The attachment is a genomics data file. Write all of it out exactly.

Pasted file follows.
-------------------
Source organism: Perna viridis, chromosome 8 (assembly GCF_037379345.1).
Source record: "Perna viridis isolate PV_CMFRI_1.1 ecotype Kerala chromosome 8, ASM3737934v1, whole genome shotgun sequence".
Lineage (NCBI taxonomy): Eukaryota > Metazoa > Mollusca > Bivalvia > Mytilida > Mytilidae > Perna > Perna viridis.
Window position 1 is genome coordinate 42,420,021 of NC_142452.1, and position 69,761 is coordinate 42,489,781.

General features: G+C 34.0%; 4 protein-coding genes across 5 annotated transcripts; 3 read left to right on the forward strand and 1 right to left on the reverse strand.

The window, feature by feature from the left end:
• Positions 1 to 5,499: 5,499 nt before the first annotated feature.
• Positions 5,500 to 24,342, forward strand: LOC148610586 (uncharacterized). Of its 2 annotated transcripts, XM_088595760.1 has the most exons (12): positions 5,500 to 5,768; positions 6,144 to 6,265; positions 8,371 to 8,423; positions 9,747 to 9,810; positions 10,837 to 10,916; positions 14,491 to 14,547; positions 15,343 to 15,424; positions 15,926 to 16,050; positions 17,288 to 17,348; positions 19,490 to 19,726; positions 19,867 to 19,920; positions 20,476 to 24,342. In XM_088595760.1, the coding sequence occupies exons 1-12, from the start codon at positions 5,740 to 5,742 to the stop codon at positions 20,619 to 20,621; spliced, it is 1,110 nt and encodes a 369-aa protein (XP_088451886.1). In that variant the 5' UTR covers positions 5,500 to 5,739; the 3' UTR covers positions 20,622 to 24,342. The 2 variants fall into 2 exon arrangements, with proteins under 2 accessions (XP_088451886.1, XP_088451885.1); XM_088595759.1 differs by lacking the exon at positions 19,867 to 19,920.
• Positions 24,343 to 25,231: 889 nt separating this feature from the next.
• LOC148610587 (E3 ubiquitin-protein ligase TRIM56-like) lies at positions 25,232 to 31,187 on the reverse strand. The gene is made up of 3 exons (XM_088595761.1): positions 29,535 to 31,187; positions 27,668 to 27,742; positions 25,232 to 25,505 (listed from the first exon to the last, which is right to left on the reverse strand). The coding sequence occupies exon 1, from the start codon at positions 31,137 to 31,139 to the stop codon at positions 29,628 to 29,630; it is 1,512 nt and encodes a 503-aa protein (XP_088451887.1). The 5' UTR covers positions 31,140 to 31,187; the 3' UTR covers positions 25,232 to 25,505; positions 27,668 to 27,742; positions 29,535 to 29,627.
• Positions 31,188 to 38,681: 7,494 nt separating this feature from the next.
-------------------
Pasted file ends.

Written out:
Source organism: Perna viridis, chromosome 8 (assembly GCF_037379345.1).
Source record: "Perna viridis isolate PV_CMFRI_1.1 ecotype Kerala chromosome 8, ASM3737934v1, whole genome shotgun sequence".
Lineage (NCBI taxonomy): Eukaryota > Metazoa > Mollusca > Bivalvia > Mytilida > Mytilidae > Perna > Perna viridis.
Window position 1 is genome coordinate 42,420,021 of NC_142452.1, and position 69,761 is coordinate 42,489,781.

General features: G+C 34.0%; 4 protein-coding genes across 5 annotated transcripts; 3 read left to right on the forward strand and 1 right to left on the reverse strand.

The window, feature by feature from the left end:
• Positions 1 to 5,499: 5,499 nt before the first annotated feature.
• Positions 5,500 to 24,342, forward strand: LOC148610586 (uncharacterized). Of its 2 annotated transcripts, XM_088595760.1 has the most exons (12): positions 5,500 to 5,768; positions 6,144 to 6,265; positions 8,371 to 8,423; positions 9,747 to 9,810; positions 10,837 to 10,916; positions 14,491 to 14,547; positions 15,343 to 15,424; positions 15,926 to 16,050; positions 17,288 to 17,348; positions 19,490 to 19,726; positions 19,867 to 19,920; positions 20,476 to 24,342. In XM_088595760.1, the coding sequence occupies exons 1-12, from the start codon at positions 5,740 to 5,742 to the stop codon at positions 20,619 to 20,621; spliced, it is 1,110 nt and encodes a 369-aa protein (XP_088451886.1). In that variant the 5' UTR covers positions 5,500 to 5,739; the 3' UTR covers positions 20,622 to 24,342. The 2 variants fall into 2 exon arrangements, with proteins under 2 accessions (XP_088451886.1, XP_088451885.1); XM_088595759.1 differs by lacking the exon at positions 19,867 to 19,920.
• Positions 24,343 to 25,231: 889 nt separating this feature from the next.
• LOC148610587 (E3 ubiquitin-protein ligase TRIM56-like) lies at positions 25,232 to 31,187 on the reverse strand. The gene is made up of 3 exons (XM_088595761.1): positions 29,535 to 31,187; positions 27,668 to 27,742; positions 25,232 to 25,505 (listed from the first exon to the last, which is right to left on the reverse strand). The coding sequence occupies exon 1, from the start codon at positions 31,137 to 31,139 to the stop codon at positions 29,628 to 29,630; it is 1,512 nt and encodes a 503-aa protein (XP_088451887.1). The 5' UTR covers positions 31,140 to 31,187; the 3' UTR covers positions 25,232 to 25,505; positions 27,668 to 27,742; positions 29,535 to 29,627.
• Positions 31,188 to 38,681: 7,494 nt separating this feature from the next.